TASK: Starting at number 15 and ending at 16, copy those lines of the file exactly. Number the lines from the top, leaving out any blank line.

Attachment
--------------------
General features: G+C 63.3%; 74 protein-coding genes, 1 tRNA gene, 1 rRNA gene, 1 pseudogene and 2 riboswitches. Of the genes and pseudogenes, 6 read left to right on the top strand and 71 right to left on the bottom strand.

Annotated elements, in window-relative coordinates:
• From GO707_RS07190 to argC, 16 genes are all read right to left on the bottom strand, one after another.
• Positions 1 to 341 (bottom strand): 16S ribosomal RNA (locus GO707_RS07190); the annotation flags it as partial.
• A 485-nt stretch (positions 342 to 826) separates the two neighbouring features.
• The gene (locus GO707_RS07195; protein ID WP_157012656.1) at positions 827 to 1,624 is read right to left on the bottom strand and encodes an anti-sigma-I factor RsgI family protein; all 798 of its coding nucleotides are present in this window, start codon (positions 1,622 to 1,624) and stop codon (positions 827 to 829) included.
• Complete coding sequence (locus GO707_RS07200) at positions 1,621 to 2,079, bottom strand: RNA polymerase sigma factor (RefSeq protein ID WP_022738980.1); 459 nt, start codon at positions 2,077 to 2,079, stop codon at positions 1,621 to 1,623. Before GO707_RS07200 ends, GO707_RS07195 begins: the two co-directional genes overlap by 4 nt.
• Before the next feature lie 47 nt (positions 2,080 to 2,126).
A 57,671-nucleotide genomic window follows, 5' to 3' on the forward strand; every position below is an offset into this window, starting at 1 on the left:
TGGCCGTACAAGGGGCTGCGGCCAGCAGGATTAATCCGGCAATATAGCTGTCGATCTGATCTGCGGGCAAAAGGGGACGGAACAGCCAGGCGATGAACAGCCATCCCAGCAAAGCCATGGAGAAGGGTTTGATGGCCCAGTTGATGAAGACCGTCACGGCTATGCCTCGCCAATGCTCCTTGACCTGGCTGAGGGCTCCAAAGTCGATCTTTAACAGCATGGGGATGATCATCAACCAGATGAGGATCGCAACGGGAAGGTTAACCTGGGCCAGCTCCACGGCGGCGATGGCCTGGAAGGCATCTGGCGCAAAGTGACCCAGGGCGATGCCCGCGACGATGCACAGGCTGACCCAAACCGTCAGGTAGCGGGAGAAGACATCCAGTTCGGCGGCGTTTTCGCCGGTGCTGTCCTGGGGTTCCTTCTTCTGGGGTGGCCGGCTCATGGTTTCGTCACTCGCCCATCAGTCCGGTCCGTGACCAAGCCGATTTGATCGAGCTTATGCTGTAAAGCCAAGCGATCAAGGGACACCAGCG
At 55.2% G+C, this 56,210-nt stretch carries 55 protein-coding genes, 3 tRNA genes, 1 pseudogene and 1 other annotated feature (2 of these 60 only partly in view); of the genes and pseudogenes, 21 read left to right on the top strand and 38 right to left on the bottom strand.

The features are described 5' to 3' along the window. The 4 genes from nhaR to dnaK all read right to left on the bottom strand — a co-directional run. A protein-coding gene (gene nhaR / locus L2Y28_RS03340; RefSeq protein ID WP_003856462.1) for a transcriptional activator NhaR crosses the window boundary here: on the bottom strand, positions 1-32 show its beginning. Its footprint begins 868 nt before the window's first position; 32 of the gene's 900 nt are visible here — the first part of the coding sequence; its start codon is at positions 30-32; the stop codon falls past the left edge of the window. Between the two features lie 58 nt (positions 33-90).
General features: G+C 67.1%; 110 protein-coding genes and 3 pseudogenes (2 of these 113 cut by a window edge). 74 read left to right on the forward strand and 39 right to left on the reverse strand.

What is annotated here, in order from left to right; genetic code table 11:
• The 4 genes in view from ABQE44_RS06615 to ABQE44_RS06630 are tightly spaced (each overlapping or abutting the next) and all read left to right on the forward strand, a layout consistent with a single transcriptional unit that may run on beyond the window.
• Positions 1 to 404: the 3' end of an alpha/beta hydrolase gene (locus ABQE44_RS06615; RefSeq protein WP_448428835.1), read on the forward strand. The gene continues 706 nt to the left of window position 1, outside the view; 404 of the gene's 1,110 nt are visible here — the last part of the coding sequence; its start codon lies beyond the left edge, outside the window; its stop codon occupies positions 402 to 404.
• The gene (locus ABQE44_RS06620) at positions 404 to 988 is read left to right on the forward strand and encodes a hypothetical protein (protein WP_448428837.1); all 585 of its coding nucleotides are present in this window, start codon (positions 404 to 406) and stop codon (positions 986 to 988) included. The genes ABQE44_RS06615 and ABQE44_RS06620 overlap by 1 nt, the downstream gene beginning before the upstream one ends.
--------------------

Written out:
• The 4 genes in view from ABQE44_RS06615 to ABQE44_RS06630 are tightly spaced (each overlapping or abutting the next) and all read left to right on the forward strand, a layout consistent with a single transcriptional unit that may run on beyond the window.
• Positions 1 to 404: the 3' end of an alpha/beta hydrolase gene (locus ABQE44_RS06615; RefSeq protein WP_448428835.1), read on the forward strand. The gene continues 706 nt to the left of window position 1, outside the view; 404 of the gene's 1,110 nt are visible here — the last part of the coding sequence; its start codon lies beyond the left edge, outside the window; its stop codon occupies positions 402 to 404.